A home of our own is the dream and necessity of everyone. A home brings about social status and dignity. But above all else it provides shelter and protection from natural disasters like cyclone, flood, earthquake etc. It's a enclosure of comfort and durability which isn't always possible if not done right.
For instance, during winter, a house made up of CGI sheet (locally called Dhew Tin) serves less protection from bitter cold than that of a house built with Reinforced Cement Concrete-RCC (locally called Pukka Bari) or even the house made with mud. The latter two structures retain heat that is much needed in winter. But even what we call the Pukka Bari may turn into a hub of irritation and hypertension unless the stakeholders (the home owners and engineers) choose the appropriate construction materials during its construction.
It is very crucial part of home building process to select the proper material and ensure their quality before incorporating them in construction works. This selection procedure must have scientific basis. It has to be confirmed that the materials that are going to be used in building construction works have been tested in laboratory and re-tested in field level.
A graduate civil engineer prepares a structural drawing in which he/she mentions the properties of all materials to be used in a building construction project. Prior to beginning of the erection works some samples of all materials (rod, cement, sand, stone chips but not concrete) specified by an engineer who will supervise the construction works, have to be sent to laboratory for testing the specimens. The lab authority will provide reports for individual materials mentioning the test results of the specimens. Then the engineer in charge will check the test result weather they comply with values that are mentioned in the design/drawings or not. If the test result shows inferior values to that is already mentioned in the supplied design/drawings, the engineers in charge deny allowing the materials to use in the construction works.
The main property of reinforcing steel (rod) that is required in constriction work is its tensile strength. Normally, this property represents its ability to resist tensile force and it is measured by dividing the tensile force that a steel specimen can resist until its rupture by the specimens cross-sectional area. According to engineers, strength of steel means its yield strength and it is tested in a physical testing or concrete laboratory by means of highly sophisticated equipment named Universal Testing Machine (UTM). Yield strength is also termed as the grade of steel. Another vital property of the rod is its size which is the measurement of its diameter. This is generally checked on-field by the engineer in-charge and does not need laboratory test.
Unlike rods, the major property of concrete that is required in construction work is its compressive strength. Normally, this property represents its ability to resist compressive force and it is measured by dividing the compressive force that a concrete specimen (cylindrical or rectangular in shape) can resist until it is crushing by the specimens cross-sectional area. This property is tested in a physical testing or concrete laboratory by means of Universal Testing Machine (UTM) also.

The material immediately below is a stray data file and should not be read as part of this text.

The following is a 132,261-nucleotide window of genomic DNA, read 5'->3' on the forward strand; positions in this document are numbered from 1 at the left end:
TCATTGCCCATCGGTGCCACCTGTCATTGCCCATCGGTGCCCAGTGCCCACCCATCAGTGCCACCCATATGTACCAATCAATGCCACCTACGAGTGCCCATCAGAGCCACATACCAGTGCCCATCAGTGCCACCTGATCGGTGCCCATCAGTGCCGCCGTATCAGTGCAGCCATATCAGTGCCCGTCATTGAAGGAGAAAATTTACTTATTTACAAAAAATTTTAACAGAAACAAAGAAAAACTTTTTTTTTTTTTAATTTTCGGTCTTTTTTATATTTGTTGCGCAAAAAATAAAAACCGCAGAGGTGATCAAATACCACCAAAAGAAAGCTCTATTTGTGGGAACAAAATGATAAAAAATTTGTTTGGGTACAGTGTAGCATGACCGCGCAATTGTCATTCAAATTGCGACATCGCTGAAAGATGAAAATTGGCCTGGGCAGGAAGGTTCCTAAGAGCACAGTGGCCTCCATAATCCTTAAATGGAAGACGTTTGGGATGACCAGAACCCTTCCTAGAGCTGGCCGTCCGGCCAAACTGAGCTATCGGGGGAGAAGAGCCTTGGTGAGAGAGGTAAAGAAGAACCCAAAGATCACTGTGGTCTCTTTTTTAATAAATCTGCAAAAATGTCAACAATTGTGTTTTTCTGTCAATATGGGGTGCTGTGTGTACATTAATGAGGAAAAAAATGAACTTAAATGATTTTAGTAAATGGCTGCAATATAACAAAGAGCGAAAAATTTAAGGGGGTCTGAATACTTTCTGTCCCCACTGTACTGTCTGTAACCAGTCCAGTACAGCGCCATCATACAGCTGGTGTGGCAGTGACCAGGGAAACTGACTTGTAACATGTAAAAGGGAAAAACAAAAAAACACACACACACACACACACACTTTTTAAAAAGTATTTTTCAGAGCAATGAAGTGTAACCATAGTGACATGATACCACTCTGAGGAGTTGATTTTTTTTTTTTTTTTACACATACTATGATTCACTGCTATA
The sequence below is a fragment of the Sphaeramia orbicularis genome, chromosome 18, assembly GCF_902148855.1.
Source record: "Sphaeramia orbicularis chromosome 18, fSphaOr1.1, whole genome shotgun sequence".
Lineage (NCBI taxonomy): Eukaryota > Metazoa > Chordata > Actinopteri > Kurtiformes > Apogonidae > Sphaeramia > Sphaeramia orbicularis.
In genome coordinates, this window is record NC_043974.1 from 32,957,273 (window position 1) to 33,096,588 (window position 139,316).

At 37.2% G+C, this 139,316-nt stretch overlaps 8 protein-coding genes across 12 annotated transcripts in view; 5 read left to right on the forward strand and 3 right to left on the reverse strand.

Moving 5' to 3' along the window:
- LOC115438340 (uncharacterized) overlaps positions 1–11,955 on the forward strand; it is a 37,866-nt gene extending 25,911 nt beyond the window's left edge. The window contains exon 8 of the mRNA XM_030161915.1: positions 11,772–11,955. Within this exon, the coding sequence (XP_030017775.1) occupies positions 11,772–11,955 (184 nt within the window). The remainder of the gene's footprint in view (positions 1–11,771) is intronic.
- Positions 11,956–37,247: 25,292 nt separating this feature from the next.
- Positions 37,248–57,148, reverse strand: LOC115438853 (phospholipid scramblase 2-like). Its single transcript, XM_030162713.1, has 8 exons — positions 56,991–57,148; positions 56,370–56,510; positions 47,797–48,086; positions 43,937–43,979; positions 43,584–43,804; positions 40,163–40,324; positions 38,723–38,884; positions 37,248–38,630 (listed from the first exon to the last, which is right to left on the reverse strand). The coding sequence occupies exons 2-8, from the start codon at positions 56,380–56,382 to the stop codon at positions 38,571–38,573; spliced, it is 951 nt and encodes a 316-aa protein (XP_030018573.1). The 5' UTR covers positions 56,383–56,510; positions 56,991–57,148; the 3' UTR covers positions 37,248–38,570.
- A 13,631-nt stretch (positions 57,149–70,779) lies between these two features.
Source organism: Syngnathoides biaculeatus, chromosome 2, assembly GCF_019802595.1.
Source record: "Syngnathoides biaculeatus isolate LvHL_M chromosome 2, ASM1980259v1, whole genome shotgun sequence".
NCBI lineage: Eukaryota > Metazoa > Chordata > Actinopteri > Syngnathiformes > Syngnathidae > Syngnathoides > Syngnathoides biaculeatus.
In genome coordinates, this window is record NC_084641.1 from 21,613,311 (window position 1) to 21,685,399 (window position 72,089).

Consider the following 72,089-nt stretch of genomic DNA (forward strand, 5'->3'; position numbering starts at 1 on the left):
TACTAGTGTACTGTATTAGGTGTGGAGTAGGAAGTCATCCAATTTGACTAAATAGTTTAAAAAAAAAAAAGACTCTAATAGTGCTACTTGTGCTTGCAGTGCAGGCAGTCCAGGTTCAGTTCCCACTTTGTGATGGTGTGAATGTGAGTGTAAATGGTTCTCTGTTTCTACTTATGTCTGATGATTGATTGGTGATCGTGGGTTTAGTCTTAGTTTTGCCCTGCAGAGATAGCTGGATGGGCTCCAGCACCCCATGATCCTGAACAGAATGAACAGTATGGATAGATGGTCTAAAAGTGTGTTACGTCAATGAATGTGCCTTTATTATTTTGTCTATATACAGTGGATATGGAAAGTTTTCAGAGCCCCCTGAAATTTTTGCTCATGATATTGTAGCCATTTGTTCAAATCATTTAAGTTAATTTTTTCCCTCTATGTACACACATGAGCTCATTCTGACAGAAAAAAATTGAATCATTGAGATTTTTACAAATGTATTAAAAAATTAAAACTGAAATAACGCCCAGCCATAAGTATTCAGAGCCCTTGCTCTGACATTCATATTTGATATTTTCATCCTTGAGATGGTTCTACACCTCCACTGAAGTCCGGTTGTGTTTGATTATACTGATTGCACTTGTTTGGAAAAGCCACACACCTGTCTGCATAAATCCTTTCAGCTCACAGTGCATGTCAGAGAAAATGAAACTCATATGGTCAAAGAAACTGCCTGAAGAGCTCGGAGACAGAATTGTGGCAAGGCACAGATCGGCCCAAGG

In the structural design, the design engineer guides the mix proportion for ingredients of concrete. The designer suggests not only concrete but also the properties of constituents (cement, stone chips, sand and even water) of the concrete to be used in mix. Among the constituents, normally cement, stone chips and sand are tested in laboratory. The water is tested in field level. Interesting thing is that it is not necessary to be an expert to test the quality of water. All drinkable water can be used in construction works. An engineer or a group of engineers who supervise the filed works follow the guidance of the design/drawing. Concrete is prepared in the filed by mixing the components following the suggested mix ratio of the design/drawing. Some concrete is taken from the first mix to prepare cylindrical specimen for laboratory test. The authority of laboratory provides the test result within 5 to 30 days depending upon the requirements of engineer in charge.
In Bangladesh there have many institutes where building construction materials can be tested. Most of the institutes have very nice lab facilities. Among them Housing and Building Research Institute (HBRI), is the only research organization in the field of building construction in Bangladesh which has well-equipped laboratories and experienced staff. All types of construction material can be tested there. Other than HBRI, there have several organizations providing material test facilities namely Bangladesh University of Engineering and Technology (BUET), Local Government Engineering Department Laboratory and so forth. In Chittagong, Khulna, Rajshahi and Sylhet divisional cities testing facilities are available in CUET (Chittagong University of Engineering and Technology), KUET(Khulna University of Engineering and Technology), RUET (Rajshahi University of Engineering & Technology) and SUST (Shahjalal University of Science & Technology) respectively. Apart from this, most of the public polytechnic institutes have limited testing facilities as well.
B.Sc in Civil Engineering (KUET)
Structural Engineering & Construction Division
Housing and Building Research Institute (HBRI)